Rupert Murdoch's News International has succeeded in settling nearly all the cases in the first wave of phone hacking lawsuits brought against his British newspaper company, lawyers said Wednesday.

But a potentially damaging claim lodged by British singer Charlotte Church is still headed to trial, and a second wave of lawsuits — as many as 56 in all — is still looming, the lawyers told London's High Court.

News International, a division of News Corp., has tried hard to keep phone hacking cases from going to trial, launching its own compensation program overseen by a respected former judge and paying out hundreds of thousands of pounds (dollars) in out-of-court settlements.

But News International lawyer Michael Silverleaf said that Church's suit is "one of the more complicated cases, and one where the claimants have taken a particularly polarized view."

It may also be one of the more embarrassing cases for Murdoch's media empire. Church was only a teen when she came to prominence in the press and the angel-voiced singer has already testified to a litany of media abuse.

The former child singing sensation has told Britain's media ethics inquiry that she and her family had come under unbearable media scrutiny.

'This has never been about money.' —Steve Coogan, comedian

Pretrial arguments between her lawyer, David Sherborne, and Silverleaf focused on the toll that journalists' pursuit took on her mental health and her family's business.

Earlier, lawyers gave notice that nine more phone hacking lawsuits against News International had been settled, including cases brought by comedian Steve Coogan, former soccer star Paul Gascoigne and maverick lawmaker George Galloway. Some of the lawsuits had multiple claimants.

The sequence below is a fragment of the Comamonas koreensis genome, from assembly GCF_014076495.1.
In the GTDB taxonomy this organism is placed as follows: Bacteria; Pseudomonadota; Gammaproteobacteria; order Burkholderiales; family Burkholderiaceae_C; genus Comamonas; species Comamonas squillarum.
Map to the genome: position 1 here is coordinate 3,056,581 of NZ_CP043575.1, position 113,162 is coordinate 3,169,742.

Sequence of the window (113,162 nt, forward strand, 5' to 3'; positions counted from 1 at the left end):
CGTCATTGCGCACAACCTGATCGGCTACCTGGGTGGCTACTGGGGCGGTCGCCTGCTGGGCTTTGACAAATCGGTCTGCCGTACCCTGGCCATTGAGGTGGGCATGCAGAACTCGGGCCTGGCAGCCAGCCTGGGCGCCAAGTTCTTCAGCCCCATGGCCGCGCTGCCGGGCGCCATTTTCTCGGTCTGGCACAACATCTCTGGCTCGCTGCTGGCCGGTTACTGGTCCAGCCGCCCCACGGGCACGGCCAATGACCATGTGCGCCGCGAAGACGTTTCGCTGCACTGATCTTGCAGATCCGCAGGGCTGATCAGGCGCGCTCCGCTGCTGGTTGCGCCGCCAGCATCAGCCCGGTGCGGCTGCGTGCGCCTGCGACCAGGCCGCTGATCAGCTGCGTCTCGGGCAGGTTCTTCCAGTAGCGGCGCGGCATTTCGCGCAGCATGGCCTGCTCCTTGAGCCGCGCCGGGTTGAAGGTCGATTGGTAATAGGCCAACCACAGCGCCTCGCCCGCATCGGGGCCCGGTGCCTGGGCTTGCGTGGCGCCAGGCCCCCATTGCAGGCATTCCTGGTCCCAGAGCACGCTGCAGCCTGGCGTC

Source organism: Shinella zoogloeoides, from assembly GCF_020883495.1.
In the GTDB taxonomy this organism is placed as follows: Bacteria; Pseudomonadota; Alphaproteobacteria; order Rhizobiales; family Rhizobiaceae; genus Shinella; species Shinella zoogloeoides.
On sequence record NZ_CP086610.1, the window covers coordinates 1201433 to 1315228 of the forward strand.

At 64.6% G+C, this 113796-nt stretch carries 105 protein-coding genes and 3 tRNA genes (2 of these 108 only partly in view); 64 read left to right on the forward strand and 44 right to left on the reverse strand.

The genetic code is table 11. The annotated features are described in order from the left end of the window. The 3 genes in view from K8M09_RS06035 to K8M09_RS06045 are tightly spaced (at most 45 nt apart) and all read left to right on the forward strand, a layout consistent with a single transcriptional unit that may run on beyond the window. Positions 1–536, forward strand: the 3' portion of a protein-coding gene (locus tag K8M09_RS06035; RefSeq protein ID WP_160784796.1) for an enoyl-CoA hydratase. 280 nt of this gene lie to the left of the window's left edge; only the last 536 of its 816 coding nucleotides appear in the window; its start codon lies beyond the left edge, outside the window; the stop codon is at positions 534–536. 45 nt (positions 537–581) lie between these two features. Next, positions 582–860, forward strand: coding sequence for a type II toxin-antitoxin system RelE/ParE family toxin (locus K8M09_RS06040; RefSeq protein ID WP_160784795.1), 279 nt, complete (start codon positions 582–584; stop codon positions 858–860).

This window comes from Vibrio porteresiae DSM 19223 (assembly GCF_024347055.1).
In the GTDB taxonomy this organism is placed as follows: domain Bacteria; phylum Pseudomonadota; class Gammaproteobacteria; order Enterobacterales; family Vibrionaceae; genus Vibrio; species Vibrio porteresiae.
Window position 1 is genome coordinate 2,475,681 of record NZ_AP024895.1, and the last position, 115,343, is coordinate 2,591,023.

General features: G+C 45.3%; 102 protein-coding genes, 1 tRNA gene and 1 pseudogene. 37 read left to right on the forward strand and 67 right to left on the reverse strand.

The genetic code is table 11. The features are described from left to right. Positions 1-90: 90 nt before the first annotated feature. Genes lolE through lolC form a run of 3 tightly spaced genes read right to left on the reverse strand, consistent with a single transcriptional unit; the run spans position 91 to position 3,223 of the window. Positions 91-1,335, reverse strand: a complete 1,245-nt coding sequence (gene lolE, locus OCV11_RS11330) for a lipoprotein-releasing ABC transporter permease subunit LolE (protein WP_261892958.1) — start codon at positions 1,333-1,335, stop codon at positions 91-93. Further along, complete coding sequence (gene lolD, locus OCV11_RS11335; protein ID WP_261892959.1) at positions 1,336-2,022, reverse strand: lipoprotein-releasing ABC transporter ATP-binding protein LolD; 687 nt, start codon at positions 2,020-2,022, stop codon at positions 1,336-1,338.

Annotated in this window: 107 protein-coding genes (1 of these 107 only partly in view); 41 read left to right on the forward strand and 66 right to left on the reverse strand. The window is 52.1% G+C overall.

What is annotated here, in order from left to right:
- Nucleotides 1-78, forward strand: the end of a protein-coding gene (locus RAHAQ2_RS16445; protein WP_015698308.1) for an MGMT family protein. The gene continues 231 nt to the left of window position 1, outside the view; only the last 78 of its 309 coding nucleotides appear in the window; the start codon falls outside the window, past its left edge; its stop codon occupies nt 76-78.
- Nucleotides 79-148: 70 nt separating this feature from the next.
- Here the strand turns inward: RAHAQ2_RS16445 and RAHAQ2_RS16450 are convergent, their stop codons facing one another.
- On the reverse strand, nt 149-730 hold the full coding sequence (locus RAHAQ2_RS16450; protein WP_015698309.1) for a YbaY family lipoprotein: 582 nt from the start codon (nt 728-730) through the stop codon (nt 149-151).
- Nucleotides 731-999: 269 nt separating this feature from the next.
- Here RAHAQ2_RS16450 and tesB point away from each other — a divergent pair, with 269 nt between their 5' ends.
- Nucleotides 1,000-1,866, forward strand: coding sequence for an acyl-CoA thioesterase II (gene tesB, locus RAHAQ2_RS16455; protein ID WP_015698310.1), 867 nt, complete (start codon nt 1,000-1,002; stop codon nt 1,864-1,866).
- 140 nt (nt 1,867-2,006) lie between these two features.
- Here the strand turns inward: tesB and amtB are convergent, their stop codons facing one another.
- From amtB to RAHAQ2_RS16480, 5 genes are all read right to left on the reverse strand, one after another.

"This has never been about money," said Coogan, who received a settlement of 40,000 pounds ($63,500). "Like other people who have sued, I was determined to do my part to show the depths to which the press can sink in pursuit of private information."

The scandal over phone hacking at the News of the World tabloid boiled over after it emerged last summer that journalists at the paper had routinely hacked into the phones of celebrities, politicians, sports figures and even crime victims.

The now-defunct tabloid has already settled with several prominent figures, including actress Sienna Miller and the family of murdered British schoolgirl Milly Dowler, whose phone was broken into by the paper soon after her disappearance in 2002.

Heather Mills, former wife of musician Paul McCartney, is expected to testify before the media ethics commission Thursday.

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Singer Charlotte Church, centre, will be headed to trial in the second wave of lawsuits against Rupert Murdoch’s News International. (Paul Hackett/Reuters)

Former soccer star Gascoigne received 68,000 pounds ($108,000), while Simon Hughes, deputy leader of Britain's Liberal Democrat party, received 45,000 pounds ($71,500). He said in a statement that everyone who allowed a large company to behave illegally must be brought to account.

Lawmaker Galloway, known in the U.S. for his uncompromising opposition to the Iraq war, received 25,000 pounds ($39,700) and an admission from Silverleaf that his company had intercepted five of Galloway's voicemails around the time of the 2003 invasion.

Sally King, a friend of former British Home Secretary David Blunkett, received 60,000 pounds ($95,300), while her husband, Andrew, received 50,000 pounds ($79,400). Silverleaf acknowledged that a News of the World journalist followed the pair to the U.S. where they'd tried to find refuge from the press intrusion.

Her father and brother also received substantial damages, as did former Labour Party spin doctor Alastair Campbell and a series of other claimants, including investigative journalist Dennis Rice and Sheila Henry, whose son, Christian Small, died in the July 7, 2005, terrorist attacks on London's transport system.

Sports agent Sky Andrew received 75,000 pounds.($47,570)

After each settlement, Silverleaf said that News International had accepted responsibility and regretted the damage it had caused. His company also agreed to pay the claimants' legal fees.